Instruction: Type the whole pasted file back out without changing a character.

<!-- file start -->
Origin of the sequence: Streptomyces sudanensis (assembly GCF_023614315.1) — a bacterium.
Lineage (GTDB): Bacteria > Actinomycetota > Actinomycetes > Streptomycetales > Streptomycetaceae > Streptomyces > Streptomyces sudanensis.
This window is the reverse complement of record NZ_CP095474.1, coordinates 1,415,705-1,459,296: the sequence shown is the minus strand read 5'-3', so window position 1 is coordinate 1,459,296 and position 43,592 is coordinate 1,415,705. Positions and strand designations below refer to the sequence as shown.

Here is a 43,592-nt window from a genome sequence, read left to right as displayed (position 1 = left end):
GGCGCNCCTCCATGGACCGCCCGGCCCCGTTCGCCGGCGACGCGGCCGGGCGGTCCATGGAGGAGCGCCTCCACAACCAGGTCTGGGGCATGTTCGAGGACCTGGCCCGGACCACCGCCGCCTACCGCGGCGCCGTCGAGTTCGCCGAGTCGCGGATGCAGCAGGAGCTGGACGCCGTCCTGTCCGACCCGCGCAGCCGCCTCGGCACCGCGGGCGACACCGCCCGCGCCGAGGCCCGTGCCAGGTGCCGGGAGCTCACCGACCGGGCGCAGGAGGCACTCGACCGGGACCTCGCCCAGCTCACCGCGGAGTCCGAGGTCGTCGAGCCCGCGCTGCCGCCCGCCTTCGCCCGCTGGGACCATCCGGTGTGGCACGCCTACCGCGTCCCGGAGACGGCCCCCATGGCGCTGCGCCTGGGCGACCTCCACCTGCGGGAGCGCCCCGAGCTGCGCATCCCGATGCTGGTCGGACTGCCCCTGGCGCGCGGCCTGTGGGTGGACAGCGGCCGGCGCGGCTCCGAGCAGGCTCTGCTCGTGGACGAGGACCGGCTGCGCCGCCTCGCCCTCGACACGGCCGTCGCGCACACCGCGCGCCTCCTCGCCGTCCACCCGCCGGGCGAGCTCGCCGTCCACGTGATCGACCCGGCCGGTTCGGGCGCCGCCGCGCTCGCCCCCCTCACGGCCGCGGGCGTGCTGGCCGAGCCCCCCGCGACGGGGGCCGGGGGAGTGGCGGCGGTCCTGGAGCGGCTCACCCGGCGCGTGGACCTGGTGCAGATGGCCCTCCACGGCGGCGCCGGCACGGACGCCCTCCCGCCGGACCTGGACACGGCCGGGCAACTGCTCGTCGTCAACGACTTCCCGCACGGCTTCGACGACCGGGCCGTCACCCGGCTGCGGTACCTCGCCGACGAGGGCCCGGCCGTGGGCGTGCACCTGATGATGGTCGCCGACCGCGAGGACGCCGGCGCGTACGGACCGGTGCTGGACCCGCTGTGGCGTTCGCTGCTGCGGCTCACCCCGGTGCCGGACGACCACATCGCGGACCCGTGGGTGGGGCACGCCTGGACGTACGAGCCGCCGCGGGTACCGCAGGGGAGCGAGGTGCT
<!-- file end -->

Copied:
Origin of the sequence: Streptomyces sudanensis (assembly GCF_023614315.1) — a bacterium.
Lineage (GTDB): Bacteria > Actinomycetota > Actinomycetes > Streptomycetales > Streptomycetaceae > Streptomyces > Streptomyces sudanensis.
This window is the reverse complement of record NZ_CP095474.1, coordinates 1,415,705-1,459,296: the sequence shown is the minus strand read 5'-3', so window position 1 is coordinate 1,459,296 and position 43,592 is coordinate 1,415,705. Positions and strand designations below refer to the sequence as shown.

Here is a 43,592-nt window from a genome sequence, read left to right as displayed (position 1 = left end):
GGCGCNCCTCCATGGACCGCCCGGCCCCGTTCGCCGGCGACGCGGCCGGGCGGTCCATGGAGGAGCGCCTCCACAACCAGGTCTGGGGCATGTTCGAGGACCTGGCCCGGACCACCGCCGCCTACCGCGGCGCCGTCGAGTTCGCCGAGTCGCGGATGCAGCAGGAGCTGGACGCCGTCCTGTCCGACCCGCGCAGCCGCCTCGGCACCGCGGGCGACACCGCCCGCGCCGAGGCCCGTGCCAGGTGCCGGGAGCTCACCGACCGGGCGCAGGAGGCACTCGACCGGGACCTCGCCCAGCTCACCGCGGAGTCCGAGGTCGTCGAGCCCGCGCTGCCGCCCGCCTTCGCCCGCTGGGACCATCCGGTGTGGCACGCCTACCGCGTCCCGGAGACGGCCCCCATGGCGCTGCGCCTGGGCGACCTCCACCTGCGGGAGCGCCCCGAGCTGCGCATCCCGATGCTGGTCGGACTGCCCCTGGCGCGCGGCCTGTGGGTGGACAGCGGCCGGCGCGGCTCCGAGCAGGCTCTGCTCGTGGACGAGGACCGGCTGCGCCGCCTCGCCCTCGACACGGCCGTCGCGCACACCGCGCGCCTCCTCGCCGTCCACCCGCCGGGCGAGCTCGCCGTCCACGTGATCGACCCGGCCGGTTCGGGCGCCGCCGCGCTCGCCCCCCTCACGGCCGCGGGCGTGCTGGCCGAGCCCCCCGCGACGGGGGCCGGGGGAGTGGCGGCGGTCCTGGAGCGGCTCACCCGGCGCGTGGACCTGGTGCAGATGGCCCTCCACGGCGGCGCCGGCACGGACGCCCTCCCGCCGGACCTGGACACGGCCGGGCAACTGCTCGTCGTCAACGACTTCCCGCACGGCTTCGACGACCGGGCCGTCACCCGGCTGCGGTACCTCGCCGACGAGGGCCCGGCCGTGGGCGTGCACCTGATGATGGTCGCCGACCGCGAGGACGCCGGCGCGTACGGACCGGTGCTGGACCCGCTGTGGCGTTCGCTGCTGCGGCTCACCCCGGTGCCGGACGACCACATCGCGGACCCGTGGGTGGGGCACGCCTGGACGTACGAGCCGCCGCGGGTACCGCAGGGGAGCGAGGTGCT